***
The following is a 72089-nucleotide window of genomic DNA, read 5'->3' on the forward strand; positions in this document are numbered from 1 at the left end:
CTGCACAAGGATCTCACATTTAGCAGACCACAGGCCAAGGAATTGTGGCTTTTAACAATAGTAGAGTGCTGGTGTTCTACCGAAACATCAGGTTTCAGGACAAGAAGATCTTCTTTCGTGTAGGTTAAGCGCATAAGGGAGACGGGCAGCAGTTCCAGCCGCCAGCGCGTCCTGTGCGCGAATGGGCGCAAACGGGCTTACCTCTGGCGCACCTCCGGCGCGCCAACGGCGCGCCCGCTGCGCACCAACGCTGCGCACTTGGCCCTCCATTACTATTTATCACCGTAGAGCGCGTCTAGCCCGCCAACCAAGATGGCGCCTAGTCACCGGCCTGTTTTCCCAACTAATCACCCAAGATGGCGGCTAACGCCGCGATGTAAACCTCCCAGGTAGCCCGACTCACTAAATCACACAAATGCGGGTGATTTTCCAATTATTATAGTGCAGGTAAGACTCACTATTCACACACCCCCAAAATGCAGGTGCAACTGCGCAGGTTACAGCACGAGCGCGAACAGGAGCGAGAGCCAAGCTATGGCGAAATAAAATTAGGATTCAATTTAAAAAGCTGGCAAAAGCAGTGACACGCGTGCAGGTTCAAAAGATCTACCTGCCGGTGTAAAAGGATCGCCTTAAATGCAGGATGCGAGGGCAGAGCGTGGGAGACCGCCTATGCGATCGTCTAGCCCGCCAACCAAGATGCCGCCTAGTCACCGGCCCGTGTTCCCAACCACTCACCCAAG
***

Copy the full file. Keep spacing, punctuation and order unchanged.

The following is a 72089-nucleotide window of genomic DNA, read 5'->3' on the forward strand; positions in this document are numbered from 1 at the left end:
CTGCACAAGGATCTCACATTTAGCAGACCACAGGCCAAGGAATTGTGGCTTTTAACAATAGTAGAGTGCTGGTGTTCTACCGAAACATCAGGTTTCAGGACAAGAAGATCTTCTTTCGTGTAGGTTAAGCGCATAAGGGAGACGGGCAGCAGTTCCAGCCGCCAGCGCGTCCTGTGCGCGAATGGGCGCAAACGGGCTTACCTCTGGCGCACCTCCGGCGCGCCAACGGCGCGCCCGCTGCGCACCAACGCTGCGCACTTGGCCCTCCATTACTATTTATCACCGTAGAGCGCGTCTAGCCCGCCAACCAAGATGGCGCCTAGTCACCGGCCTGTTTTCCCAACTAATCACCCAAGATGGCGGCTAACGCCGCGATGTAAACCTCCCAGGTAGCCCGACTCACTAAATCACACAAATGCGGGTGATTTTCCAATTATTATAGTGCAGGTAAGACTCACTATTCACACACCCCCAAAATGCAGGTGCAACTGCGCAGGTTACAGCACGAGCGCGAACAGGAGCGAGAGCCAAGCTATGGCGAAATAAAATTAGGATTCAATTTAAAAAGCTGGCAAAAGCAGTGACACGCGTGCAGGTTCAAAAGATCTACCTGCCGGTGTAAAAGGATCGCCTTAAATGCAGGATGCGAGGGCAGAGCGTGGGAGACCGCCTATGCGATCGTCTAGCCCGCCAACCAAGATGCCGCCTAGTCACCGGCCCGTGTTCCCAACCACTCACCCAAG